Eating Healthy on a Budget
Eating a healthy diet is one of the best things we can do for our body, but it isn’t always affordable. Depending on the availability of ingredients, it may be unrealistic to enjoy the nourishing and varied foods we need. So, what can you do to stretch your budget without resorting to prepackaged dinners or overly processed foods?
The first step to saving money on any groceries, healthy or not, is to plan ahead. You can do this weekly or monthly, though we wouldn’t suggest going further ahead to prevent food waste. Meal prepping allows you to weave in healthy and interesting meals throughout the week so that you don’t get bored of the same things.
Knowing your parameters, resources, and cost-cutting options is a good place to start.
More importantly, planning meals around coupons can reduce the price even further. If you find a good sale on chicken breasts, frozen vegetables, and rice, that can be the basis for several healthy meals throughout the week. A grocery list can even be supplemented by a planned budget, allowing you to know how much money you have to work with that week. Knowing your parameters, resources, and cost-cutting options is a good place to start.
Do Your Research
While you’re planning out your meals, it’s beneficial to research the products and recipes you’ll be using. In some cases, it may be more affordable to buy frozen fruits or vegetables since they’re longer lasting than fresh ingredients and can work as healthy side dishes in a pinch. Similarly, if you’re planning to make a recipe, you can see if there are healthier ways to make that dish within your budget.
Just take a little extra time to think about the products you’ll be buying while you’re drawing up your shopping list.
It may also be important to learn different designations that can be placed on food labels at the store. Each label means something different, so knowing what they mean (if they mean anything at all) can help you decide if they’re worth the extra cost. Just take a little extra time to think about the products you’ll be buying while you’re drawing up your shopping list.
Get the Most Out of Each Ingredient
We touched on this earlier, but to really stretch your budget for healthy eating, you need to also stretch the ingredients. Now, if there’s a great deal on bulk chicken, you don’t need to have chicken with every meal. That’s a great way to get tired of it really quick. However, you can plan ahead and think of multiple ways to use the same ingredients.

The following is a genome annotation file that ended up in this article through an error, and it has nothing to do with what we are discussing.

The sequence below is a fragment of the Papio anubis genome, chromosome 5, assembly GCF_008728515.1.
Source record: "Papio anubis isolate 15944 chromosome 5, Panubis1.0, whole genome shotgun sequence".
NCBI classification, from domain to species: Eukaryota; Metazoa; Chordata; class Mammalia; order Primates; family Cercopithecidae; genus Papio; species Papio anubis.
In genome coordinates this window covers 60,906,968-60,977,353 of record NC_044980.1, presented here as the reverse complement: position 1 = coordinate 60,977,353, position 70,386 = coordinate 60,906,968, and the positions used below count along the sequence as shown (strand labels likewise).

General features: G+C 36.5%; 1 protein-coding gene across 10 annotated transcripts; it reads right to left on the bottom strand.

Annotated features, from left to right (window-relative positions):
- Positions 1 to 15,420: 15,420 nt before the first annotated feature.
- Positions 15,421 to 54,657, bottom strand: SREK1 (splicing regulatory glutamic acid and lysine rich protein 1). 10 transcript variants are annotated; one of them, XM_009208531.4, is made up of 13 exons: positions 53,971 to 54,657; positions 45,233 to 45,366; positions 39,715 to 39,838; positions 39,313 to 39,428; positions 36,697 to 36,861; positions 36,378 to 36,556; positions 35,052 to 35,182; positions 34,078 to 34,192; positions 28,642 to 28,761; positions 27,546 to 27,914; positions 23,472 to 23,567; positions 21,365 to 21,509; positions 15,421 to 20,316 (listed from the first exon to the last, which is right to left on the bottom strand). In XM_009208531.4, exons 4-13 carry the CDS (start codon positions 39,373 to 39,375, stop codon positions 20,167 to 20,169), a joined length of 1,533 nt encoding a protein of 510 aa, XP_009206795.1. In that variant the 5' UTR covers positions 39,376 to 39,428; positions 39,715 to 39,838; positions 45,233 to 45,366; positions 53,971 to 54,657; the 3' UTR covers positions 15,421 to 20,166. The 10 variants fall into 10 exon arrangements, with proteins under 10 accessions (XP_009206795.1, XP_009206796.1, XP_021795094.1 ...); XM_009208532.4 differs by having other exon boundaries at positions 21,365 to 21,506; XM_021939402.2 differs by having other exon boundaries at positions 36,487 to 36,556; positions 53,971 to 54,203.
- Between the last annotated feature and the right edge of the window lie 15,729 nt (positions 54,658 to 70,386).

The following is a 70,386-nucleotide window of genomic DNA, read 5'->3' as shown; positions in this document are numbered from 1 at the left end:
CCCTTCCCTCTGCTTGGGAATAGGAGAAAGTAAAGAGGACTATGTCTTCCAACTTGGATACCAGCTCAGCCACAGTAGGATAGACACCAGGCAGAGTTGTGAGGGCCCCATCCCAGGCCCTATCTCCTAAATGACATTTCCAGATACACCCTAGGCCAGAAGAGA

Reusing ingredients all comes down to your creativity and willingness to get the most out of what you have.
Let’s say you buy a whole chicken. You can separate the pieces into breasts, tenders, thighs, wings, and drumsticks, with each portion becoming its own meal. Then, you still have the carcass to make chicken stock for soups or sauces. Even leftovers can be useful to create new and fun meals, like taking leftover mashed potatoes and making gnocchi or leftover beef brisket and making Philly cheesesteak sandwiches. It all comes down to your creativity and willingness to get the most out of your ingredients.
Buy Whole Foods
You’d be surprised at how much you can save by buying whole, unprocessed foods. They tend to be cheaper than their counterparts since you’re effectively paying for the convenience. Blocks of cheese tend to cheaper than bags of shredded cheese. The same is true of whole mushrooms (instead of sliced), whole heads of lettuce (compared to prepackaged bagged salads), or whole grains (instead of processed grains like white rice). It may take an extra step to break down whole ingredients, but you’ll likely be save money and get more product in the long run.
Grow a Garden
While it may not completely cover all of your grocery shopping needs, a garden can supplement your groceries with free, healthy foods. Veggies like beans, potatoes, radishes, and lettuce are all fairly easy to grow for beginner gardeners, and they are delicious and versatile as well. Once you have the hang of it, you can expand into other vegetables or even fruits depending on your climate, skill, and desire.
No matter how you choose to express your green thumb, you’ll be giving yourself healthier ingredients.
If you live in an area where space is an issue, you could try a windowsill garden for smaller vegetables or herbs. Alternatively, you could work with your neighbors to organize a community garden, where everyone pitches in and enjoys the fresh produce. No matter how you choose to express your green thumb, you’ll be giving yourself healthier ingredients.
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It’s a shame that so many healthy options in the grocery store have become so expensive. It pushes people toward eating unhealthy foods out of convenience or financial reasons. Eating healthy doesn’t have to be overly expensive though. With the right mindset and a little extra effort, you can have a budget-friendly diet that’s better for you in the long run.
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